There is something about 70’s Easy Listening that turns me on big time, but at the same time lets me wash my ears due to the sugary sweet compositions. Bert Kaempfert’s Tropical Sunrise, luckily, is one of his better albums and fully compatible to the specific needs of the Exotica crowd: a vast amount of lush flutes, pompously melodramatic background choirs, sumptuously floating strings and mellow brass instruments with an unexpected amount of slight danger attached to the first few tracks make this a superb entry that is highly melodious, languorous and restorative. There is really only one single dud – the closing track Island In The Sun – on an otherwise positively kitschy album.


On my review of Bert Kaempfert’s That Latin Feeling, I’ve stated that I tend to cherry-pick the tracks, for there are overly melodramatic compositions on each of his albums that ruin the fun for me and let me shy away. But not here, as the closing track can be easily ignored. Everything else is at least okay, or utterly gorgeous. And that’s one of the main spirits of the Easy Listening genre that is often neglected: even though the melodies tend to be simple and heartwarming, there are these short intersections of pure bliss, of utter beauty – in an ephemeral, fast moving business. This disaccord makes the genre so interesting to me, and I’m always searching for that certain moment where the strings glow brighter and more spectacular than they did before, outshining every bit of kitsch and cliché. The tracks Wave, Canto De Ossanha and the choir-heavy Footprints In The Sand (Huellas En La Arena) are three of these offerings that mesh short, beautiful moments that expand the nature of each track tremendously. It’s still Easy Listening – but with that certain twist. And it’s found many times on Tropical Sunrise. Big band Easy Listening merges with Exotica. This time, Kaempfert truly delivers.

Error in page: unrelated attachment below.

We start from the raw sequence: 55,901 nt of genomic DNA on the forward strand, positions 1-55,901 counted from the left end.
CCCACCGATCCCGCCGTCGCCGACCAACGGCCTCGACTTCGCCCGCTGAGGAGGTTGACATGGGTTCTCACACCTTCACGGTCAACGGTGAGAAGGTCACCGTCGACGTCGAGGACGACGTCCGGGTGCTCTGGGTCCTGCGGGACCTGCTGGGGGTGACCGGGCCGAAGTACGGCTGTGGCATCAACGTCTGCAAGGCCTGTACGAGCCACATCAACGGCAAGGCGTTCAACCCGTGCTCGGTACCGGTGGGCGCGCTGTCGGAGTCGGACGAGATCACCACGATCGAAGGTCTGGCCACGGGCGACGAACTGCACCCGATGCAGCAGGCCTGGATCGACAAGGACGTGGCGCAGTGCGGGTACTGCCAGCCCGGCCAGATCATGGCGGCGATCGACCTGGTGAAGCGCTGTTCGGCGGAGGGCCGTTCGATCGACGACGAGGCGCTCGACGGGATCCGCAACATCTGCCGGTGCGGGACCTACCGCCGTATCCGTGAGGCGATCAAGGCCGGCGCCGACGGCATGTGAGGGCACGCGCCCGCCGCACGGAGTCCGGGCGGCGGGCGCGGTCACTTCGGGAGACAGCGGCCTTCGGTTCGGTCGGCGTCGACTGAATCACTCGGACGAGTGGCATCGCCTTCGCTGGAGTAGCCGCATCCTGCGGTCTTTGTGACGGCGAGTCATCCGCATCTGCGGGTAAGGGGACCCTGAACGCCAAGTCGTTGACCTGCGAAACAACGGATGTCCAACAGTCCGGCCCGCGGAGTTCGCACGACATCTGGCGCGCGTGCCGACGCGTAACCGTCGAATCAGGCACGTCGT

Exotica Review 077: Bert Kaempfert – Tropical Sunrise (1977). Originally published on Jun. 2, 2012 at